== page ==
Richard Schiff: Life after 'The West Wing'
Richard Schiff spent seven glorious years as part of the cast of 'The West Wing'. Now he's gone it alone with a one-man show. Ed Caesar hears why
Thursday 08 February 2007
In the judgement of the Emmy Awards, The West Wing was the greatest American television drama series ever made. Along with Hill Street Blues, Aaron Sorkin's ambitious, beautifully scripted talkathon about the staff of a fictional Democrat President named Jed Bartlet (played by Martin Sheen) won 26 Emmys over its seven series. The show did so because it succeeded where the real politicians had failed: it made politics sexy.
So imagine being Richard Schiff. He played Toby Ziegler, Bartlet's hangdog director of communications, for seven series of The West Wing, during which his own awards mantelpiece became impressively crowded. He is now in London to perform Underneath the Lintel, an offbeat monologue about a Dutch librarian and the uncanny fruits of his research. It is a play that he recently performed in a small theatre in New Brunswick, New Jersey. Compared to The West Wing, it must feel like he has moved from Manchester United to Port Vale.
"Actually, when I said to the guys on The West Wing that I might go and do this play everyone said, 'Are you crazy?'", remarks Schiff, who, at 51, is much sunnier (and, he says, "better-looking") than his West Wing character. "[But] I read this script, and I couldn't put it down. It took me on a little journey and I thought: 'That's a good play.' Then I put it down and didn't think about it again because the idea of doing a one-man play in New Jersey was too dumb to even think about."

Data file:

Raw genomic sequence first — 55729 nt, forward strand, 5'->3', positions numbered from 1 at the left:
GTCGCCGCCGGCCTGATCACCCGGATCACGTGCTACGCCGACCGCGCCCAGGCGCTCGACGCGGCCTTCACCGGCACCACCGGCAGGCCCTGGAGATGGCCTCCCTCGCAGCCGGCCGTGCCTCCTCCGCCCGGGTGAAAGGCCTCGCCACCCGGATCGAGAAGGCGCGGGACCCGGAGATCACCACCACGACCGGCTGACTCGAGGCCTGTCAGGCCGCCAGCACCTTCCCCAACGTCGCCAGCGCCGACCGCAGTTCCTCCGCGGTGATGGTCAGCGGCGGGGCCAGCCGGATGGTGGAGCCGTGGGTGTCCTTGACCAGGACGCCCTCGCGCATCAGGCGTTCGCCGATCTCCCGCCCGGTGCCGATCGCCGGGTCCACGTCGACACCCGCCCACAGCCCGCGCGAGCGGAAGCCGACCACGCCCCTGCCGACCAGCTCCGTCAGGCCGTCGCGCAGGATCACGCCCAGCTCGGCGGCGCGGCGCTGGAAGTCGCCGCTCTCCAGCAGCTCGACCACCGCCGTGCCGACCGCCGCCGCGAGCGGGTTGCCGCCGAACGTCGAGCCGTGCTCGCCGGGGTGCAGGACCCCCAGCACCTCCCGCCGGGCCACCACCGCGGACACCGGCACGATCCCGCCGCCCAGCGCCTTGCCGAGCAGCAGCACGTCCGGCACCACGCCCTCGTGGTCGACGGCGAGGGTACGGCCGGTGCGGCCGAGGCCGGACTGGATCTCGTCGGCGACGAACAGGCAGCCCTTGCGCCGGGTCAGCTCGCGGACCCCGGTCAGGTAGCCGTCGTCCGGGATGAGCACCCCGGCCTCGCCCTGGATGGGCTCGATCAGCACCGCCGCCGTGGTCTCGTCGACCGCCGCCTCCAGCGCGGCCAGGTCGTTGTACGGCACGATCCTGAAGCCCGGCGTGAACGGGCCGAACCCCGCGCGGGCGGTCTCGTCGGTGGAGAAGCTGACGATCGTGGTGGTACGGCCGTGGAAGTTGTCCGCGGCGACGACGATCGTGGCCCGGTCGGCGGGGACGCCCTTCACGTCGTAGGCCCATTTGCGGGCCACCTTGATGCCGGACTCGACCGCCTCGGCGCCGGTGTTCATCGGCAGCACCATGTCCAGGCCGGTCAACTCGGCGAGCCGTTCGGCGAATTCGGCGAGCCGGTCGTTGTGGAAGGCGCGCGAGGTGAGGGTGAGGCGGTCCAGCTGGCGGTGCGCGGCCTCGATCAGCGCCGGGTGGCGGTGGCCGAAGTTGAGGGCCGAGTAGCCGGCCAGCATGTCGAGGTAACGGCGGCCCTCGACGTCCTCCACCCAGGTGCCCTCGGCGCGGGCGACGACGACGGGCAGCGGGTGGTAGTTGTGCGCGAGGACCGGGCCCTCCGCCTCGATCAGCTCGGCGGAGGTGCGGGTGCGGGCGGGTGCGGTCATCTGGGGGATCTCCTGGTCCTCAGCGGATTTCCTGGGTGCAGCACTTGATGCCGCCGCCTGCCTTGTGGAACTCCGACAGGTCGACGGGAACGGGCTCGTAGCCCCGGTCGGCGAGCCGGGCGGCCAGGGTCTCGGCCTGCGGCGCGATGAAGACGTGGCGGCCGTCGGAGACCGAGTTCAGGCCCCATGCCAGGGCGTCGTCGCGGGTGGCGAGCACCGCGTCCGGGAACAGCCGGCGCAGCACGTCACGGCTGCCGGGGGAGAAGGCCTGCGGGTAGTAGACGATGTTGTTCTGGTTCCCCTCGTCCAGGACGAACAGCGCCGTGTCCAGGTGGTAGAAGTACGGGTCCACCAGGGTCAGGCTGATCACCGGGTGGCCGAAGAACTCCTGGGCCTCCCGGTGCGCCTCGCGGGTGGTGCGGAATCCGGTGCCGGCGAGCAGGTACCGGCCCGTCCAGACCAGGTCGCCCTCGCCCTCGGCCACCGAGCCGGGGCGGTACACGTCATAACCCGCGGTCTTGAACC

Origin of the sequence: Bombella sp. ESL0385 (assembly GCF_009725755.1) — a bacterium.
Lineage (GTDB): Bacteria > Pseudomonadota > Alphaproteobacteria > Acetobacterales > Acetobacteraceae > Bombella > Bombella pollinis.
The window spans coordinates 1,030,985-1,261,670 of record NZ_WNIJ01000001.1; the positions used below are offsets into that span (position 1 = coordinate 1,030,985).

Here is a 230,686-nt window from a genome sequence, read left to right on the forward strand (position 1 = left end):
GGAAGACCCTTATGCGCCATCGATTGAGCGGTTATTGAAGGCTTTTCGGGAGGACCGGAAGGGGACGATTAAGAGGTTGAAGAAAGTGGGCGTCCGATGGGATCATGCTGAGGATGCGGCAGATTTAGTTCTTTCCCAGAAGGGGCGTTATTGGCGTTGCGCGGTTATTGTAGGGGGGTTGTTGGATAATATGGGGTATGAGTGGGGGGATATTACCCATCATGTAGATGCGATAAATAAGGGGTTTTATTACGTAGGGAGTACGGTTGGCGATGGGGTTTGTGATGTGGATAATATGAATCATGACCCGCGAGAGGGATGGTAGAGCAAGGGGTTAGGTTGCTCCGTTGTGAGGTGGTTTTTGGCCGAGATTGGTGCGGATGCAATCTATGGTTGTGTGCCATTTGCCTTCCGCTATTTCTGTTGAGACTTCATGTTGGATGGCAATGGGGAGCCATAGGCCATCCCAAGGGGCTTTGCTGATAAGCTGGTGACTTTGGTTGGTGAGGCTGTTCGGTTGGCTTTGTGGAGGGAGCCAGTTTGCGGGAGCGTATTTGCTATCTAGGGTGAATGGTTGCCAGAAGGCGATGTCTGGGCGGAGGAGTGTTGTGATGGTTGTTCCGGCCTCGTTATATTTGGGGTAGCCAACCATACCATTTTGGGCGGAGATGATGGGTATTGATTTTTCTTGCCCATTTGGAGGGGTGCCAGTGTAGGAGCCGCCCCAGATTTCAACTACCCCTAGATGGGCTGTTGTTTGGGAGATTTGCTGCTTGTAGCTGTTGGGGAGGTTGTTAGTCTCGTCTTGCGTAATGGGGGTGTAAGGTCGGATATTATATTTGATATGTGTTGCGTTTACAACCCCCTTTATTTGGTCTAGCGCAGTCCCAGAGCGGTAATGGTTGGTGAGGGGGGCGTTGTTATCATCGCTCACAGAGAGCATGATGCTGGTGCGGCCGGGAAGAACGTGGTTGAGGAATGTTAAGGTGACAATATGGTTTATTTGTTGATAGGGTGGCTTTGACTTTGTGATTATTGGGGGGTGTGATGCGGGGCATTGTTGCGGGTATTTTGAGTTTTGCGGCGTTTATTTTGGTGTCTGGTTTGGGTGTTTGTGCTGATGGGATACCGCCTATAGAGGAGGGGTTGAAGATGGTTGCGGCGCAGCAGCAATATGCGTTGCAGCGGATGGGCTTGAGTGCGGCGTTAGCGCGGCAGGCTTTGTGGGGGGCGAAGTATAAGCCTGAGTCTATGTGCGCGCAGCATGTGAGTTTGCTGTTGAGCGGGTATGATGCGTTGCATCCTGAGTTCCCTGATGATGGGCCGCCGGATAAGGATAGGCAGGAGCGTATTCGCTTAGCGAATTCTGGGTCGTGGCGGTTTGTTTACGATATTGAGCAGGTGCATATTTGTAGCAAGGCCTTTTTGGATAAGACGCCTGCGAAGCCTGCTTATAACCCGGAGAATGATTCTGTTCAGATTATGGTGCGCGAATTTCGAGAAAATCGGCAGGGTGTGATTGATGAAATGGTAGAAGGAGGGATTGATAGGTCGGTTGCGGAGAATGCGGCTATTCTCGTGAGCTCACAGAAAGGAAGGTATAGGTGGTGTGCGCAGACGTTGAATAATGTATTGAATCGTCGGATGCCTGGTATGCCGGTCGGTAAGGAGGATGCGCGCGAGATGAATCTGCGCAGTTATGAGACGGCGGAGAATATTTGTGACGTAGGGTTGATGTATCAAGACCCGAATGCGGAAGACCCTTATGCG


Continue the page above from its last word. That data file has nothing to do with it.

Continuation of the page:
Several re-readings later, Schiff was sold. He moved to New Jersey from his "big, stinking house in LA" to undertake what he said was his "monk's mission". It was, in a sense, a return to his roots. In the late 1970s and 1980s he drove a cab around his native New York to raise the money to put on fringe productions - although for the most part, he was directing, rather than acting in those plays.
"It was tough doing Underneath the Lintel in New Jersey in the wintertime," he says, "but rewarding. Those audiences were lively and interactive. On-stage was great, but off-stage was difficult. New Brunswick, this nice little town about 40 minutes from New York, tried its best, but I was in a small apartment about a block from the theatre and very far from my family."